Cameron said growers who do not agree with the insurance adjuster’s assessment of crop damage may destroy the crop but leave strips (10 feet wide) in each field. At normal wheat harvest time, the adjuster determines if the wheat made grain and then sets a value on payment.
The 10-foot swath represents a big chunk of some fields, growers said, and one asked if that stipulation could be changed to allow narrower strips.
Cameron said the policy on strip size was clear and likely would not change. “It’s the same across the country,” he said.
Rodney Mosier, executive director, Texas Wheat Producers Board and Association, illustrated how dire the situation is for many farmers.
“Our latest crop report show wheat at 18 percent of normal, compared to 80 percent this time last year,” he said. “The report shows only 1 percent rated good and just 10 percent fair. But 32 percent rates poor and 57 percent very poor. That means 85 percent of the Texas wheat crop falls in the poor to very poor range,” he said.
Rachel Meyers, director of producer and legislative affairs for The Texas Wheat Producers Board and Association, said the organization is working with Texas and Oklahoma legislators to seek economic assistance. “We’re making progress,” she said.
Growers also quizzed Cameron on different coverage criteria for drilled wheat and wheat planted broadcast.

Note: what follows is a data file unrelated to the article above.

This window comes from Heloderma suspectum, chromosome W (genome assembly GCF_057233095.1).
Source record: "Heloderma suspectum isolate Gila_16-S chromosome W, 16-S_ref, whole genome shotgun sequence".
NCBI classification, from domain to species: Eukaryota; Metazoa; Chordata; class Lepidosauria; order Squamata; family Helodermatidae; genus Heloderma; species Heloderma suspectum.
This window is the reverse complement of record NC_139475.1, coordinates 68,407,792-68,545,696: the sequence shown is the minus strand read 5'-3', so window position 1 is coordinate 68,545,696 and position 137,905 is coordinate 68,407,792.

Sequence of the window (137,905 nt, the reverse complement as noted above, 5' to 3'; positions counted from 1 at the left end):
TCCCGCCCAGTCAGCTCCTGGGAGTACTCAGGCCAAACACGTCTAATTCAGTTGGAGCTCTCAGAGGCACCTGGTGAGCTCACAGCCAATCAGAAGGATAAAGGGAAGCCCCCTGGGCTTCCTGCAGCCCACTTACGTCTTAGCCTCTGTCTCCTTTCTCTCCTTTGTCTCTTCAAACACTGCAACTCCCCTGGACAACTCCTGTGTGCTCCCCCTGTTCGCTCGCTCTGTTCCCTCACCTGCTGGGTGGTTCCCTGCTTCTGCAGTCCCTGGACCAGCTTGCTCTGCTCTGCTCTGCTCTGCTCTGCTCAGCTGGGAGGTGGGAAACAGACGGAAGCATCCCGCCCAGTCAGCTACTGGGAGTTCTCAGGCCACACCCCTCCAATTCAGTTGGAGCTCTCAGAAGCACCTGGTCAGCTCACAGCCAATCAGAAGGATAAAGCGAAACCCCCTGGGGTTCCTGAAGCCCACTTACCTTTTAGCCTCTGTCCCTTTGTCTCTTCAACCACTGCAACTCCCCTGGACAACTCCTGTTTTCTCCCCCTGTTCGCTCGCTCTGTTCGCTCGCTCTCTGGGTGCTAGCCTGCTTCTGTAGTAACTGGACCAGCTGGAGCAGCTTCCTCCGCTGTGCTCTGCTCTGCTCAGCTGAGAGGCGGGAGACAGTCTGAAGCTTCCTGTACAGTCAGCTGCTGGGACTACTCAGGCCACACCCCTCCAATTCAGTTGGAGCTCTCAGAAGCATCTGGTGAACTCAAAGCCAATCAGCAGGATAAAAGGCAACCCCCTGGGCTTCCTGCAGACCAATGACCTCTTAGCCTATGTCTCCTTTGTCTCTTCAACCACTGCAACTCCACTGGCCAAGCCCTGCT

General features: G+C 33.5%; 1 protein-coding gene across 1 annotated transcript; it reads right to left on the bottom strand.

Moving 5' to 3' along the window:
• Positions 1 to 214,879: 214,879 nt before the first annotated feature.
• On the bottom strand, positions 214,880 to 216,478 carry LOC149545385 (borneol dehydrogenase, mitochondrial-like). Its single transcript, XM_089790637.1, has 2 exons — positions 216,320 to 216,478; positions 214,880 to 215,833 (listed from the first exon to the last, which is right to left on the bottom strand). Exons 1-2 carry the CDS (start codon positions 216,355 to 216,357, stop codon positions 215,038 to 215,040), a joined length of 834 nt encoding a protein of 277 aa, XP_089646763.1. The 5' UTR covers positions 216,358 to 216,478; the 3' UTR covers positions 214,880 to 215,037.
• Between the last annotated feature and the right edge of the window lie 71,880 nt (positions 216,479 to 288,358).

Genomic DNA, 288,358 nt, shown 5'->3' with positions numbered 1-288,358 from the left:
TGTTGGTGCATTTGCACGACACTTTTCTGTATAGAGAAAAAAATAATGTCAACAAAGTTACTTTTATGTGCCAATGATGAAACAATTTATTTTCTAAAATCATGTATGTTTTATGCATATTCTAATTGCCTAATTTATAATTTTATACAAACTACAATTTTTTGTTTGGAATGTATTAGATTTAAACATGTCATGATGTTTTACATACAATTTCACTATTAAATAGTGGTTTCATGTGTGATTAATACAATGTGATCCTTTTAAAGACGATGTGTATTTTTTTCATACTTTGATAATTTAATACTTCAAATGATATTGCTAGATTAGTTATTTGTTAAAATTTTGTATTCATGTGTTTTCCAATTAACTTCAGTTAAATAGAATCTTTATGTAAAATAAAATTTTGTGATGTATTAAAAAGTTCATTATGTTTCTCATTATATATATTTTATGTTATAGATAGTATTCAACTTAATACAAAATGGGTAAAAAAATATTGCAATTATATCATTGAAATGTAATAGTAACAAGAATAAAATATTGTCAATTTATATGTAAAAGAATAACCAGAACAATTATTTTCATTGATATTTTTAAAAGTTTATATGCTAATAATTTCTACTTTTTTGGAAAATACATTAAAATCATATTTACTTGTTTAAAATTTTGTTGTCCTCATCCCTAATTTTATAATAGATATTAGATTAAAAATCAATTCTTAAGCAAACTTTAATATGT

“We consider broadcast more risky,” Cameron said.
Farmers insist, however, that broadcast seeding in the Blacklands area may not be as risky as drilling.
“We often have a very narrow window to plant,” Norman said. “And using an air seeder allows us to hit that window. In many cases, farmers who use air seeders make better yields than those who drill.”
Farmers also noted that drilling in seed comes with its own set of problems, including low seeding rates and improper planting depth. They argued that any farmer who wants to fleece crop insurance could do so just as easily with drilled wheat as with broadcast. “But we’re just trying to make the best crop we can,” one grower said.
Cameron advised growers to use their associations to push for rule changes.
Corn farmers also complained about the slow response to claims on aflatoxin contaminated corn from the 2005 crop.
“Aflatoxin was a national issue in 2005,” said David Gibson, Executive Director of the Texas Corn Producers Association.
Insurance settlements remain an issue. One grower said he made a claim in August and did not receive payment until February. “And the insurance company charges me interest if I delay paying the premiums but they pay nothing on the money they hold for six months.”
Gary Rhea, Risk Management Partners, a marketing and consulting firm, said one insurance company has more than 200 claims it has not yet settled.
“We need some kind of deadline on insurance companies to settle claims in a timely manner,” he said.
He said policy changes are needed to improve testing procedures, assure accurate testing for farmers with on-farm storage facilities, and to improve claim assessment consistency.
“Consistency is a crucial issue,” he said. “The only option farmers have if claims are delayed is arbitration and that requires a $2,500 fee per claim. That’s why we need to force a reasonable time deadline on settlement.”
He said conflict of interest rules, which bar insurance agents from assisting in claim adjustments, should be changed. “Farmers need someone knowledgeable working with them,” he said. “Rules are too confusing.”
He said growers also need a fair method of assessing the value of aflatoxin corn.